It looked like a fortress made of frying pans. An old woman crouched at the smokey center, her arms a blur over the half dozen charcoal burners. She seemed to be cooking omelets - endless, endless omelets - for a voracious crowd. The smell was mind-bendingly delicious, like breakfast on a barbecue. We'd been passing this bánh xèo joint for weeks, and it was about time we got some take out. Bánh xèo literally means "sizzling cake," named for the sound it makes when it hits the pan. And despite appearances, it has nothing to do with eggs. The crepe is rice flour mixed with turmeric to give it a yellowish color. It's stuffed with scallions, pork or bacon, bean sprouts, and onions. Obviously, the recipe varies from shop to shop.
To eat, you take a chunk of the crepe, add some greens (generally cilantro, lettuce, perilla, green mango, and almost always mint), and wrap the whole thing in thin, dried rice paper, forming a kind of spring roll of awesomeness. You then dip it in a spicy fish or peanut sauce.
The combination is complex, a stupendous number of flavors all battling in your mouth... and somehow, they all win. It's fresh and bitey and hot, there's just a bit of crunch from the mango and bean sprouts, and the sauce gives everything a richness that elevates it above normal street food.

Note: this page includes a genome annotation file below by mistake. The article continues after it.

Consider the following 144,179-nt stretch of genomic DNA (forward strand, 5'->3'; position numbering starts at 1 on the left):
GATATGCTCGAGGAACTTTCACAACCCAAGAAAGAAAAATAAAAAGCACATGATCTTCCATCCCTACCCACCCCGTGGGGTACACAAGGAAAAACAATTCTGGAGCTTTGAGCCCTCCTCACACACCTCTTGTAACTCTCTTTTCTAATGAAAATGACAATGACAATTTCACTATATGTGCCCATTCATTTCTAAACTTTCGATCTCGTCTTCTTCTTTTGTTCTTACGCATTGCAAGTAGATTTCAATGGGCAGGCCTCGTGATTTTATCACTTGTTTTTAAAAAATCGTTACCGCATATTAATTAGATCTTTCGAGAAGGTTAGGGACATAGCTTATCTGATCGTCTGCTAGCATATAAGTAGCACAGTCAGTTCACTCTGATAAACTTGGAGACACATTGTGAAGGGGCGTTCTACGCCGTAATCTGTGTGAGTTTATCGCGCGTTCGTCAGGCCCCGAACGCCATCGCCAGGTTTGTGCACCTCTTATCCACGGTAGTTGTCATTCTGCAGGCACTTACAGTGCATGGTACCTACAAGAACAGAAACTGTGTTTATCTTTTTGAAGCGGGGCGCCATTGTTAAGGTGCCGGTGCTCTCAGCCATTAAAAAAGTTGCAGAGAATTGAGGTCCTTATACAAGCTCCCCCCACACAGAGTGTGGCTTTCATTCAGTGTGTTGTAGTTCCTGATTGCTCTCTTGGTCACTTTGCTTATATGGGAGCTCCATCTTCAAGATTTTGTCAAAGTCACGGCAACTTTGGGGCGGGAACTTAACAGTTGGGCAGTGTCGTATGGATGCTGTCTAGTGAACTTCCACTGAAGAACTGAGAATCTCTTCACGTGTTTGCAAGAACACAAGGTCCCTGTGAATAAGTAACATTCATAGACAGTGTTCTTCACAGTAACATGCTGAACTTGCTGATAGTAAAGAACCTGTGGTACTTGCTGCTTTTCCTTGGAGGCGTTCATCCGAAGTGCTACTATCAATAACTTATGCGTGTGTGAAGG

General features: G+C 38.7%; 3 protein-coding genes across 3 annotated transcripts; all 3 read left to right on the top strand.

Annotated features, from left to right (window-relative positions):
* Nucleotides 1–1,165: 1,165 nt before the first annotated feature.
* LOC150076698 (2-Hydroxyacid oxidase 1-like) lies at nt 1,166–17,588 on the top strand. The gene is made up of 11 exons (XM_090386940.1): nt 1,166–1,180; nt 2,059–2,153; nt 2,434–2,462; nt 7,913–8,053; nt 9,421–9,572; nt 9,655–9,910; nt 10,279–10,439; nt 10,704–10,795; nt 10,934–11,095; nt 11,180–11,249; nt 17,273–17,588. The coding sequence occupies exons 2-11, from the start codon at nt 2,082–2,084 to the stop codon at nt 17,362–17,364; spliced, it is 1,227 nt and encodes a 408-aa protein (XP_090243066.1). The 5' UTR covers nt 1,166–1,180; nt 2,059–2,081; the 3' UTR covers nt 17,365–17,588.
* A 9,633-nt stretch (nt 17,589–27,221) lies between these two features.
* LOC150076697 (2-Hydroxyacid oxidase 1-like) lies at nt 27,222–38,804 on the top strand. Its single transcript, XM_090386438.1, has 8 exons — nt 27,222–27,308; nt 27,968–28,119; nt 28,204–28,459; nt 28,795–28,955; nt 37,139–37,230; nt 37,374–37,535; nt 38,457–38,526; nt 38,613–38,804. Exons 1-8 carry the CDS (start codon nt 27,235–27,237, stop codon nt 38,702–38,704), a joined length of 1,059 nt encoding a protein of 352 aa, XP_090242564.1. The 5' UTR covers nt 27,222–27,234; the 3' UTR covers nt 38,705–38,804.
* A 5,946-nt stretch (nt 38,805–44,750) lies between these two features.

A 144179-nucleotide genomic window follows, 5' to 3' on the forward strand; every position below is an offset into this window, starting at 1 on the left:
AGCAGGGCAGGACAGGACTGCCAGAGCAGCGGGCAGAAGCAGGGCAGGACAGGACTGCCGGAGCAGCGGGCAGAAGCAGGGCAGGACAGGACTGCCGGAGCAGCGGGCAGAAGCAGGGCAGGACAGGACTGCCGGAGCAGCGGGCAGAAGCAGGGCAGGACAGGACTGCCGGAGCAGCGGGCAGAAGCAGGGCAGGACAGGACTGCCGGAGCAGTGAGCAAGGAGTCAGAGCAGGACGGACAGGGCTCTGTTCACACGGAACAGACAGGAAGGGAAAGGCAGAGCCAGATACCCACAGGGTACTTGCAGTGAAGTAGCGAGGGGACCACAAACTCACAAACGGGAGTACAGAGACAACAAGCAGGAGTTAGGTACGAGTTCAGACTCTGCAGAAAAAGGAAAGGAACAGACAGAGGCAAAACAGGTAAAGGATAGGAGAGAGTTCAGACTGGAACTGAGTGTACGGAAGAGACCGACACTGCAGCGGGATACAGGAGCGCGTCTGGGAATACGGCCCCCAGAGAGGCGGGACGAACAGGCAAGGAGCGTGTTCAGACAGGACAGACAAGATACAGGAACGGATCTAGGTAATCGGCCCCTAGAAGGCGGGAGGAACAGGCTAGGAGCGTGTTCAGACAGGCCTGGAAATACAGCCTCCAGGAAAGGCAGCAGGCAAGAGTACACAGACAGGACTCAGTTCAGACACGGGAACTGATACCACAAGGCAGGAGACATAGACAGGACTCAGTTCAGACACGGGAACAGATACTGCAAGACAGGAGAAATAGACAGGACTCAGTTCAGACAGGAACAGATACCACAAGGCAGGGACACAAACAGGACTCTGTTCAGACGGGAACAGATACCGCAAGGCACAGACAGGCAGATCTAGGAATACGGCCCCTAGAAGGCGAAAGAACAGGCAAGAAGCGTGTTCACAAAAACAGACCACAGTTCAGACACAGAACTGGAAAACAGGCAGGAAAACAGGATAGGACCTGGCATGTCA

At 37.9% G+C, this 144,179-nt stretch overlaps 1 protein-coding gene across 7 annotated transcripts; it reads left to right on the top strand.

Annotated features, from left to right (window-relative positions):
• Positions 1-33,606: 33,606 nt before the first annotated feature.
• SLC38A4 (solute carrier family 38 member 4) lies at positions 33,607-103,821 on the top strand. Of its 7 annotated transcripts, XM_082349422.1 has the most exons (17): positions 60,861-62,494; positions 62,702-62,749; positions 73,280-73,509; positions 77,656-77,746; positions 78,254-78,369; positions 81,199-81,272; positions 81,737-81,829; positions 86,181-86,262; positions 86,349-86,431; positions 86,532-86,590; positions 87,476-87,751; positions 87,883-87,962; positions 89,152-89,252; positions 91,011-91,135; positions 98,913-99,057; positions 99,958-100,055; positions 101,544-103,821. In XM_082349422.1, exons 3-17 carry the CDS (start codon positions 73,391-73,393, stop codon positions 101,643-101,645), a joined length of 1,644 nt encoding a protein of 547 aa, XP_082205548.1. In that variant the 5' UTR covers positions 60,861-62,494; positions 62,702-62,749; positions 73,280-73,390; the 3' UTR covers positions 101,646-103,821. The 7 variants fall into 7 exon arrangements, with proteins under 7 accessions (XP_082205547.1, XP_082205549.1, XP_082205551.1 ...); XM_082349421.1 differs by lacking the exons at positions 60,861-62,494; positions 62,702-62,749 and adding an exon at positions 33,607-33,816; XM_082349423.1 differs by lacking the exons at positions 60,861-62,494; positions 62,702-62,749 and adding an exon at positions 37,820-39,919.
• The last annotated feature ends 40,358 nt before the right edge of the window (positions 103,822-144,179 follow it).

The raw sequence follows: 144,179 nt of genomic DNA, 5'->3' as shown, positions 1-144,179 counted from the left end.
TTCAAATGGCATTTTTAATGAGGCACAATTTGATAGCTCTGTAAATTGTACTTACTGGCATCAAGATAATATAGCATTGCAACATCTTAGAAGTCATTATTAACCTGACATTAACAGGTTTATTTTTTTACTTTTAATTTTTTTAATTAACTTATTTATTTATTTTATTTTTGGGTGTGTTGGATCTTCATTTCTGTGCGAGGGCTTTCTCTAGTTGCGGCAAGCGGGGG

We also bought some nem lụi. It's spiced pork traditionally wrapped around lemongrass stalks and barbecued until charry and succulent. Ours were made on regular old sticks, but much of the flavor remained.
Nem lụi is a popular street food all over Việt Nam, but it originates in Huế, up near Đà Nẵng. The skewers are cheap and tasty, though they don't necessarily come with bánh xèo. We were just lucky enough to find a shop that sold both.
Bánh xèo takeout was fantastic, but our first time actually eating in the little restaurant was even better. The place looked like the aftermath of a tornado, littered with lettuce, forgotten chili peppers, and wadded up napkins. There was a trashcan at each table but it was pointedly, laughably ignored. As a result, the floor was actively slippery - waitstaff glided by like figure-skaters. This was a Hà Nội style restaurant, where tradition said to dump your garbage right on the ground.
I, a silly tourist from the hypoallergenic US, found all this deeply unsettling. Until the food arrived, the smell hit me, and everything else was forgotten.
PS: The Food Network has a recipe if you want to try bánh xèo but don't live within convenient walking distance of an appropriate restaurant.
And the Cooking Channel has a recipe for Nem lụi. That one might be a little harder, given the ingredients list. But a good Asian grocery will probably do the trick.